The observant blog reader may have noticed that the picture attached to this post is not of me or anybody else playing hockey. In fact, it’s me, sitting on the bow (that’s the pointy bit at the front for the less-nautical) of the HMAS Canberra, roughly 20 metres below the surface in the waters off Ocean Grove.
I’d been planning to dive the Canberra for a while. My then-girlfriend and I had sat on the beach at Ocean Grove on the day the Canberra was scuttled, both wishing we had surfboards to attack the small but inviting waves, eating pizza while sitting on a road curb to show how glamorous our relationship was and then watching the Canberra disappear with a pathetically small puff of smoke in what turned out to be a very non-dramatic goodbye. At the time, I didn’t realise how symbolic this was for us, watching a once mighty vessel sink slowly to a watery grave.
So, last weekend, I finally did it. Went with diving buddies Sam, Sabrina and Marie through the Heads on a Dive Victoria boat and descended to the Canberra, which is fast becoming an artificial reef as the marine life moves in on the decaying wreck. We had a couple of great dives, including sneaking into the bridge to have photos taken, and so Sabrina could sit in the captain’s chair. I tried a DeCaprio a la Titanic, arms spread, at the bow. I never worry about sharks when I’m diving but I did find myself envisaging, as we mucked around, a couple of great whites just out of visibility, shaking their heads at these clowns playing on a warship, deep enough that the sun was struggling to light the scene. “You think they’re worth eating?” one shark says to the other.
Anyway, what does this have to do with nickdoeshockey? Not much except that the obvious point is I wasn’t skating. And that cost me dearly once I returned to Melbourne.
This week was all about my first lesson of hockey school (as against pre-hockey-school skating-school, which is what I have been enduring up until now). But I also went skating on Tuesday with Will and one of the magician crowd, David McLeod, and a mate of his. This turned out to be a bad mistake. David and his mate have been skating since last October, except that David had a nasty fall and broke his wrist, keeping him off the ice for the best part of a month and a half. By comparison, Will started skating in November and has been working hard on his skating ever since.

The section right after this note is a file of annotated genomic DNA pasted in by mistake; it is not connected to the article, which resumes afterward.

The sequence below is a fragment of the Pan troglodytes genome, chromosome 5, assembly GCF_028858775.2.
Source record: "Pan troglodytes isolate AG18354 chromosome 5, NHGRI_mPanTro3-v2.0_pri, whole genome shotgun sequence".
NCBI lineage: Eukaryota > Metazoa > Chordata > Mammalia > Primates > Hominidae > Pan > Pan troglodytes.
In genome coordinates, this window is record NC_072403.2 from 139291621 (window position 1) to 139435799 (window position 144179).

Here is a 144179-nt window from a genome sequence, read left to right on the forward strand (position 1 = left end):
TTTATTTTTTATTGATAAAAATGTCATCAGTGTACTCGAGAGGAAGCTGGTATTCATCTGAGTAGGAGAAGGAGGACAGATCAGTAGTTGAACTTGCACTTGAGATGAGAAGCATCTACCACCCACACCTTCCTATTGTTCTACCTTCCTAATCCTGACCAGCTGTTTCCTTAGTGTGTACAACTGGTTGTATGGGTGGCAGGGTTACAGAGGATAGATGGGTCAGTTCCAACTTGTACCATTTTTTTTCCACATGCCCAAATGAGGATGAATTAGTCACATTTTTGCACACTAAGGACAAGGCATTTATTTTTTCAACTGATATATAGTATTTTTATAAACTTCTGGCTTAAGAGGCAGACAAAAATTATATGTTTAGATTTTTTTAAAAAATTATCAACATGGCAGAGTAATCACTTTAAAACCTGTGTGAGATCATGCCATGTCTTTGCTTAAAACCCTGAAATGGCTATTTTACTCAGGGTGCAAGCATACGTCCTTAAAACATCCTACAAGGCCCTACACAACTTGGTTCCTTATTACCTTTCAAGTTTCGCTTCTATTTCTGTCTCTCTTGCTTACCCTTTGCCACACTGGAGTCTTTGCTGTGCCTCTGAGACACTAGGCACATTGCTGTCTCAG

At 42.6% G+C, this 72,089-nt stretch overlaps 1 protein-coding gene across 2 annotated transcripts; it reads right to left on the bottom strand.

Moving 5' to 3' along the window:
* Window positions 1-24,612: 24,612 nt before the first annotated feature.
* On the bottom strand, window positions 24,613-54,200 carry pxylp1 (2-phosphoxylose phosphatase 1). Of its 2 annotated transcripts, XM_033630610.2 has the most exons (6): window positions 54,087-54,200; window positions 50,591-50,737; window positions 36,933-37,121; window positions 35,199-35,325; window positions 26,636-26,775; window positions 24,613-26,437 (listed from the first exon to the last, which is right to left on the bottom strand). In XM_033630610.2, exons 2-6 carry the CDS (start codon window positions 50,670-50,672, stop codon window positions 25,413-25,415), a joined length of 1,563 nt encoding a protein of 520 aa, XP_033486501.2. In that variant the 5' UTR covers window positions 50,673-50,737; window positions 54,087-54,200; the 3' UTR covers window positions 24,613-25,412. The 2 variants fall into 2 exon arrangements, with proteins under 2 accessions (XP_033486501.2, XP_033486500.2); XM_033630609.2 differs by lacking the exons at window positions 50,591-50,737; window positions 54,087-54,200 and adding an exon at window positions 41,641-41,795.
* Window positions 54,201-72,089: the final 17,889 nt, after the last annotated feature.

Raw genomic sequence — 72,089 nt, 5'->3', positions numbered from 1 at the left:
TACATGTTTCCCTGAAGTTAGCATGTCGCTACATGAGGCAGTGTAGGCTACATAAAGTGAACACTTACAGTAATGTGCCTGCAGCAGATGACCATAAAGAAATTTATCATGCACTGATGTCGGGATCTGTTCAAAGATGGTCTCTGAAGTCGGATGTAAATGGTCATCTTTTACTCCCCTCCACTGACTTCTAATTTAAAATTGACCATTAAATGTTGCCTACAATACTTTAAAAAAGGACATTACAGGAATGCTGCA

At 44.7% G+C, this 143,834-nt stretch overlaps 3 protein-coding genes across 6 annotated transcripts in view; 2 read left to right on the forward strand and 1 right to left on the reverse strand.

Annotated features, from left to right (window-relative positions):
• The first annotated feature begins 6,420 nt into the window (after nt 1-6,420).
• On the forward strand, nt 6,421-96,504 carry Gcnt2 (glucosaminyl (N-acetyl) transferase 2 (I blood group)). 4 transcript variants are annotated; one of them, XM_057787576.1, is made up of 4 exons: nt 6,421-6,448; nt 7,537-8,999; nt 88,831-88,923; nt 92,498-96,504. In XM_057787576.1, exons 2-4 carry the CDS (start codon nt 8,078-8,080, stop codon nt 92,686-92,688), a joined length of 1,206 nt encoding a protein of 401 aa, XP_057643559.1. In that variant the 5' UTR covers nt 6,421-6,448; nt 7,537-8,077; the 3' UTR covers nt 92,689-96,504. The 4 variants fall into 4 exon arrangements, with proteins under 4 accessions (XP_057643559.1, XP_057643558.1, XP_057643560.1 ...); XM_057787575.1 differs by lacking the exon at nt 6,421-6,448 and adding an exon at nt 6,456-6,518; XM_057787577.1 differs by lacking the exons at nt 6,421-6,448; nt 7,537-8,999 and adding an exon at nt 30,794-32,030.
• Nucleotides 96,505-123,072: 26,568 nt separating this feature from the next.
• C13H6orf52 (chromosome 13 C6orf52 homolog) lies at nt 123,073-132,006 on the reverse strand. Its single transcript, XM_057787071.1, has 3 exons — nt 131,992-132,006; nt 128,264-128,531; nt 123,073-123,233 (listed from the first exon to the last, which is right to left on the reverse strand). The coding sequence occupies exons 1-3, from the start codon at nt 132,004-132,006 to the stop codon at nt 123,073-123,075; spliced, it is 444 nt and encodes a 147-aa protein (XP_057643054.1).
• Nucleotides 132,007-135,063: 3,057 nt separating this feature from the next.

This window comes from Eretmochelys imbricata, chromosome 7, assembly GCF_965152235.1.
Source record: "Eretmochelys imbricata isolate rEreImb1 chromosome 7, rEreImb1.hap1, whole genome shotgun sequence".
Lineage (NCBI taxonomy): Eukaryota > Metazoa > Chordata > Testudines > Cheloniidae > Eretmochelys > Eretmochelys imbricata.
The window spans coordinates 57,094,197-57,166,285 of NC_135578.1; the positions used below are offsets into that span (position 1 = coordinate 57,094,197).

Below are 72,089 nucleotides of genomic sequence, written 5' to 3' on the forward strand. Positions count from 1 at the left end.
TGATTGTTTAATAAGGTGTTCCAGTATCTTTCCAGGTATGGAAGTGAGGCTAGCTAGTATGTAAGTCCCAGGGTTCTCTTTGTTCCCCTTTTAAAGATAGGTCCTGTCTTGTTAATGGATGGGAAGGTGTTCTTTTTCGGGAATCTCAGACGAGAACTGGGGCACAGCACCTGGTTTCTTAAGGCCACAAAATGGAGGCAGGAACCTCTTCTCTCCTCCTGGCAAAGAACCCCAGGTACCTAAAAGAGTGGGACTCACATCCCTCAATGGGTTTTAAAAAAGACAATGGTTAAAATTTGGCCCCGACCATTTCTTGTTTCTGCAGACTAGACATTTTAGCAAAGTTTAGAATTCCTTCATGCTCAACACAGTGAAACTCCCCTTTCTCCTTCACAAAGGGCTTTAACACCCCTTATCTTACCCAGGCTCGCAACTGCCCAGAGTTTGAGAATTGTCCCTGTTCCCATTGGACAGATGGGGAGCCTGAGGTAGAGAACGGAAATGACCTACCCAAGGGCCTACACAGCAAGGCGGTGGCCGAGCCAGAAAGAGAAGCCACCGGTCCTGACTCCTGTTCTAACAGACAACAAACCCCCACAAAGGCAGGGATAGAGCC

And these guys were skating rings around us, literally in my case as I wobbled along the ice and they sped past like The Flash. They were hockey-stopping and doing crossovers and basically looking like they’d been born on skates.
And I couldn’t help but feel deflated at how crap I continue to be. Yes, I can skate now without falling over mostly and I can snow-plough stop more often than not, but I remain barely adequate and still at risk of falling most of the time. I know I’ve only been on skates for a whole four weeks, with maybe two sessions a week so, realistically, I’m going pretty well.
But I’m ready to be Less Crap now. Ready to actually start to feel good on skates. I want to step it up.
Last night’s first class was actually not too bad. It’s a good crew of people – 30-odd in the class, including quite a few women and with less testosterone among most of the guys.The funniest moment (in a macabre way) was during Red Rover tag at the end, when one newbie skated far too fast, remembered he didn’t know how to stop and slammed hard into the wall at the end of the rink, splitting open his chin. Blood pouring, he was helped from the ice … as the 8 pm class of Lesson One rookies watched in horror while waiting to take to the ice. I said to him in the locker-room after, as he clutched a tissue to the bleeding skin: “You do realise you just killed the potential careers of 30 hockey players right there?”
Melanie, another of the magic crowd, is in the class, which is awesome; except that she, too, skated happily off in better shape than I in the first drill, having proclaimed to be a hack. (She redeemed herself by inviting Will and I out for dinner to celebrate Chinese New Year.) I was mostly able to keep up with the most basic skating drills and was snow-ploughing okay as others hit the ice to the left and right.
But I remain so far from being a decent skater. This week was the one where I could become discouraged and wonder how badly I want this, and tuck the skates away in a cupboard. I know this moment: from running, when you hit that mid-training wall, and the gym, where you can’t seem to lift any more weight, even though you know you can, and from surfing. God, I know it in surfing.
It’s all why I’m glad I spent so much money on the hockey equipment and have told everyone about it, and made other artificial hurdles so that quitting would be humiliating and sad. Instead, I need to commit to pushing myself harder and falling more, until I don’t.
Roll on more practice. Roll on next week’s lesson. Roll on that moment where I suddenly realise I’m at a new level on my skates. It will happen. Just got more pain between here and there.
(Postscript: I’ve sadly informed my scuba mates that I’m unavailable for more diving shenanigans in the immediate future, until I master this thing.
See: that’s commitment. Right there.
And now off to Castlemaine for a weekend of chooks, dogs, creativity and maybe a mountain bike ride through the bush …)